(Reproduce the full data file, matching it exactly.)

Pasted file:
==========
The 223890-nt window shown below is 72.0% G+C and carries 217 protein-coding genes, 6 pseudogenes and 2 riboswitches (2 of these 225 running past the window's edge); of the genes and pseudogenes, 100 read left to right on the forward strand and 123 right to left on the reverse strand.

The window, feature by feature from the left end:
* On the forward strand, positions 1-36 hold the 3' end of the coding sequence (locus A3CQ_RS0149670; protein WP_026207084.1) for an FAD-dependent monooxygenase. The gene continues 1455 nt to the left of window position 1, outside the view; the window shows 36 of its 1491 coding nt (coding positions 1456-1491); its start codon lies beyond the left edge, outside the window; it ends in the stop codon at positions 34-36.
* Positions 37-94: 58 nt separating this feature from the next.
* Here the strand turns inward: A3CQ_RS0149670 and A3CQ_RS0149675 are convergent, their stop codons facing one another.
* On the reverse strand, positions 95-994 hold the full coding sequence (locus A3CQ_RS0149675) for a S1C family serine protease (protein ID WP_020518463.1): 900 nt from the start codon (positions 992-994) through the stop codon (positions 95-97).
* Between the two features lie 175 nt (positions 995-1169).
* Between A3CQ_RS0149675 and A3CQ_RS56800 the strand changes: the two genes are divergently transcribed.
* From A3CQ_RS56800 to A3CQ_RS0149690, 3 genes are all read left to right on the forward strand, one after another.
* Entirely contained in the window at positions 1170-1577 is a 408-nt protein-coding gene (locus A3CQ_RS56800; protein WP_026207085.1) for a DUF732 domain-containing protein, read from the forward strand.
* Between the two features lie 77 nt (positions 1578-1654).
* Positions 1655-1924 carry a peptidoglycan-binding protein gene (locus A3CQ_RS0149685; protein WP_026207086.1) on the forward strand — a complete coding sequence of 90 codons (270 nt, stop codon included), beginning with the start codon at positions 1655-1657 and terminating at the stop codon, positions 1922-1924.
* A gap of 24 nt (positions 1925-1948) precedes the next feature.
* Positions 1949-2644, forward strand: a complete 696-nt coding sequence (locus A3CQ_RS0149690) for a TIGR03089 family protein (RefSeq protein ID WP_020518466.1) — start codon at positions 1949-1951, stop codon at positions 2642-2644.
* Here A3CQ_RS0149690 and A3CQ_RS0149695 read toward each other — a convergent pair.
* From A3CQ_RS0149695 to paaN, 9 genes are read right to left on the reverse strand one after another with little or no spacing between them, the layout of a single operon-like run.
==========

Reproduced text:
The 223890-nt window shown below is 72.0% G+C and carries 217 protein-coding genes, 6 pseudogenes and 2 riboswitches (2 of these 225 running past the window's edge); of the genes and pseudogenes, 100 read left to right on the forward strand and 123 right to left on the reverse strand.

The window, feature by feature from the left end:
* On the forward strand, positions 1-36 hold the 3' end of the coding sequence (locus A3CQ_RS0149670; protein WP_026207084.1) for an FAD-dependent monooxygenase. The gene continues 1455 nt to the left of window position 1, outside the view; the window shows 36 of its 1491 coding nt (coding positions 1456-1491); its start codon lies beyond the left edge, outside the window; it ends in the stop codon at positions 34-36.
* Positions 37-94: 58 nt separating this feature from the next.
* Here the strand turns inward: A3CQ_RS0149670 and A3CQ_RS0149675 are convergent, their stop codons facing one another.
* On the reverse strand, positions 95-994 hold the full coding sequence (locus A3CQ_RS0149675) for a S1C family serine protease (protein ID WP_020518463.1): 900 nt from the start codon (positions 992-994) through the stop codon (positions 95-97).
* Between the two features lie 175 nt (positions 995-1169).
* Between A3CQ_RS0149675 and A3CQ_RS56800 the strand changes: the two genes are divergently transcribed.
* From A3CQ_RS56800 to A3CQ_RS0149690, 3 genes are all read left to right on the forward strand, one after another.
* Entirely contained in the window at positions 1170-1577 is a 408-nt protein-coding gene (locus A3CQ_RS56800; protein WP_026207085.1) for a DUF732 domain-containing protein, read from the forward strand.
* Between the two features lie 77 nt (positions 1578-1654).
* Positions 1655-1924 carry a peptidoglycan-binding protein gene (locus A3CQ_RS0149685; protein WP_026207086.1) on the forward strand — a complete coding sequence of 90 codons (270 nt, stop codon included), beginning with the start codon at positions 1655-1657 and terminating at the stop codon, positions 1922-1924.
* A gap of 24 nt (positions 1925-1948) precedes the next feature.
* Positions 1949-2644, forward strand: a complete 696-nt coding sequence (locus A3CQ_RS0149690) for a TIGR03089 family protein (RefSeq protein ID WP_020518466.1) — start codon at positions 1949-1951, stop codon at positions 2642-2644.
* Here A3CQ_RS0149690 and A3CQ_RS0149695 read toward each other — a convergent pair.
* From A3CQ_RS0149695 to paaN, 9 genes are read right to left on the reverse strand one after another with little or no spacing between them, the layout of a single operon-like run.